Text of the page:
6 Remote-Learning Tips (From a Teacher)

Photo by Deleece Cook via Unsplash
With most school districts across the country turning to remote learning, that leaves a heavy workload and responsibility for parents. Teachers are working tirelessly to support families from a distance, but we can only do so much. Here are my top 8 recommendations for supporting a healthy remote-learning/homeschool setting and keeping your child (and you) happy. 
1. Make your own schedule. It is important to not try to replicate a typical school day. Stay on track with live class meeting times and maintain a routine, but do so in a way that follows what your child needs and how they learn best. Let them sleep in! Take breaks! Make sure they have time for movement/exercise every day and don't push them when they are feeling overwhelmed or overstimulated. 
2. Keep you (and your child's) well-being a priority. I know it's easier said than done, but try not to stress too much. While you are your child's first teacher, most parents haven't gone to college to teach curriculum and monitor learning progress. Do what you can, but don't let it wear on you. I promise, when learning goes back to in-person, teachers will know what to do to meet each child where they are at individually and get them to where they need to be.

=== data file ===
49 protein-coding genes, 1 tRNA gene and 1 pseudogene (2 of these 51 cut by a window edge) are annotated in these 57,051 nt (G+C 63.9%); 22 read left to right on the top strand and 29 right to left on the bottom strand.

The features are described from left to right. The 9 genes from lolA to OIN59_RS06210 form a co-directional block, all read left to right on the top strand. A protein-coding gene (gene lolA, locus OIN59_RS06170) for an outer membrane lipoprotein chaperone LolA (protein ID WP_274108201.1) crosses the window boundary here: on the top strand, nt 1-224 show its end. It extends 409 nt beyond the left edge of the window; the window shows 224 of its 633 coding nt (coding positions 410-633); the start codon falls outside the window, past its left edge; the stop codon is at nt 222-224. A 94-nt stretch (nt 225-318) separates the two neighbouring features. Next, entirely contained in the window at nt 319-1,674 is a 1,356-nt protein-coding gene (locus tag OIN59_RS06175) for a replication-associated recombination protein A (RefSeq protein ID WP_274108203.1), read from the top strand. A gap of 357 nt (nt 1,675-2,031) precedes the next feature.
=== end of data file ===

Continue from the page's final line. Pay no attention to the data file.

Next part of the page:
3. Focus on the things your child does well and what they are most interested in.  Would your child rather do art? Think about how you can work through math problems with art experiences. Do they have an obsession with bugs? Work on reading and writing skills by making books about bugs. You will see that your child will be more invested in the learning because it is something that they enjoy doing. 
4. Set up a school area and keep it just for school activities. Have your child help to pick out their learning area and set it up. Make sure to include things that help them get comfortable. Decorate, but don't have it be too distracting or overstimulating. This space should only be used for school, to help maintain routine.
5. Stay in contact with your child's teacher. Teachers want feedback and they want to be able to support you. Teachers are feeling a loss from not getting to see students and families in person and want to see families have successful remote learning experiences. Be transparent. Let them know if your child isn't understanding an assignment or if you are going to be late to a class. This communication will be beneficial to everyone involved.
6. Take care of yourself! During the month of September, Oat Mama will be doing Self-Care September. Follow along for tips on how to keep yourself a priority during the chaotic and stressful time. 

Leave a comment

Follow us on Instagram